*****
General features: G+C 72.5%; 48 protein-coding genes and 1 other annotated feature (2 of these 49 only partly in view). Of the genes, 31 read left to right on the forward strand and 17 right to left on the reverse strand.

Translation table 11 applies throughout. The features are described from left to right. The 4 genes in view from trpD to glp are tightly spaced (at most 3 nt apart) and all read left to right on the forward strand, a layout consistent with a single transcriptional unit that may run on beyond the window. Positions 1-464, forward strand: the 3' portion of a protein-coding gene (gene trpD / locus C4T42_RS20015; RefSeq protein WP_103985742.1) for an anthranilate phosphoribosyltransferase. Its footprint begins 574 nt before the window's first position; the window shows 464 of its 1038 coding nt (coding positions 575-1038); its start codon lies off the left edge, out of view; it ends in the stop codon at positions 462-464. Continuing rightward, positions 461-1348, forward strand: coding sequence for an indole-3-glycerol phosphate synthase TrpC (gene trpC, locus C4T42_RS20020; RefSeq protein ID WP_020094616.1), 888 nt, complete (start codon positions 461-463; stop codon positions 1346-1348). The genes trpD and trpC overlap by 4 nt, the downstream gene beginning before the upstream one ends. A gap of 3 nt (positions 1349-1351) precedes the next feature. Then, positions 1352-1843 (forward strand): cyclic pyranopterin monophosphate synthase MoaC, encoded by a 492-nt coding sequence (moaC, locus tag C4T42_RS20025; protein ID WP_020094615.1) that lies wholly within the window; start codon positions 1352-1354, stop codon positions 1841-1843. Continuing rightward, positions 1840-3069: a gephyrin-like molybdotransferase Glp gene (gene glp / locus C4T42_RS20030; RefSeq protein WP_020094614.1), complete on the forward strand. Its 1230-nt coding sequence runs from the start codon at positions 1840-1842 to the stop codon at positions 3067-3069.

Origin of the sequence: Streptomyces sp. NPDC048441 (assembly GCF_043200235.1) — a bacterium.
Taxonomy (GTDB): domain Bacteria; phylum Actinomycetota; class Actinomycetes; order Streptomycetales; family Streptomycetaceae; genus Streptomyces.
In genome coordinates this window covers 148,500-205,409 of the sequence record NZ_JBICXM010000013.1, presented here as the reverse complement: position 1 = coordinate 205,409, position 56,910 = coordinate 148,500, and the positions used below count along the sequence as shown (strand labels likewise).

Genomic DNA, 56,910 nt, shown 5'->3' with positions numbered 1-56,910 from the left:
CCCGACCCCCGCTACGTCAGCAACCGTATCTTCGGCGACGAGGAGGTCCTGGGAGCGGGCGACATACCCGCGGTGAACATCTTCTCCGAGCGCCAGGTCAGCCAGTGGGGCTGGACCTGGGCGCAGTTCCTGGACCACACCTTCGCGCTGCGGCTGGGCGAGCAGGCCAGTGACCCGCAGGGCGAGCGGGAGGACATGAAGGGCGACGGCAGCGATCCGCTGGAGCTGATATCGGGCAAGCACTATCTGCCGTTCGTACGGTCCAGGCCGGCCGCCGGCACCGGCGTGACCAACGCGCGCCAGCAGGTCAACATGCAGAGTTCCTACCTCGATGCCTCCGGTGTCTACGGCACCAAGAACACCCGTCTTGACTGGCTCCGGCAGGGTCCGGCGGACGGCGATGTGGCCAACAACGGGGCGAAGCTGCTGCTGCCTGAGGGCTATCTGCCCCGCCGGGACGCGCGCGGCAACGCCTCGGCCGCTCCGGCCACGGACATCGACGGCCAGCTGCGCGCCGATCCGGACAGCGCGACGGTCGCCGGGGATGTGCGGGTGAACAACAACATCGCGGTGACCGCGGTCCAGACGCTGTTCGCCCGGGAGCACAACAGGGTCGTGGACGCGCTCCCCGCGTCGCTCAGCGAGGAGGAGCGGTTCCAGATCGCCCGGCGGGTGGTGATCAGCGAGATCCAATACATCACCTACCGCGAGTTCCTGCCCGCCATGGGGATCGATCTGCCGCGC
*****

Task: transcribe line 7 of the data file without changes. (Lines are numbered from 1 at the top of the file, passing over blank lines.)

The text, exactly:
CCCGACCCCCGCTACGTCAGCAACCGTATCTTCGGCGACGAGGAGGTCCTGGGAGCGGGCGACATACCCGCGGTGAACATCTTCTCCGAGCGCCAGGTCAGCCAGTGGGGCTGGACCTGGGCGCAGTTCCTGGACCACACCTTCGCGCTGCGGCTGGGCGAGCAGGCCAGTGACCCGCAGGGCGAGCGGGAGGACATGAAGGGCGACGGCAGCGATCCGCTGGAGCTGATATCGGGCAAGCACTATCTGCCGTTCGTACGGTCCAGGCCGGCCGCCGGCACCGGCGTGACCAACGCGCGCCAGCAGGTCAACATGCAGAGTTCCTACCTCGATGCCTCCGGTGTCTACGGCACCAAGAACACCCGTCTTGACTGGCTCCGGCAGGGTCCGGCGGACGGCGATGTGGCCAACAACGGGGCGAAGCTGCTGCTGCCTGAGGGCTATCTGCCCCGCCGGGACGCGCGCGGCAACGCCTCGGCCGCTCCGGCCACGGACATCGACGGCCAGCTGCGCGCCGATCCGGACAGCGCGACGGTCGCCGGGGATGTGCGGGTGAACAACAACATCGCGGTGACCGCGGTCCAGACGCTGTTCGCCCGGGAGCACAACAGGGTCGTGGACGCGCTCCCCGCGTCGCTCAGCGAGGAGGAGCGGTTCCAGATCGCCCGGCGGGTGGTGATCAGCGAGATCCAATACATCACCTACCGCGAGTTCCTGCCCGCCATGGGGATCGATCTGCCGCGC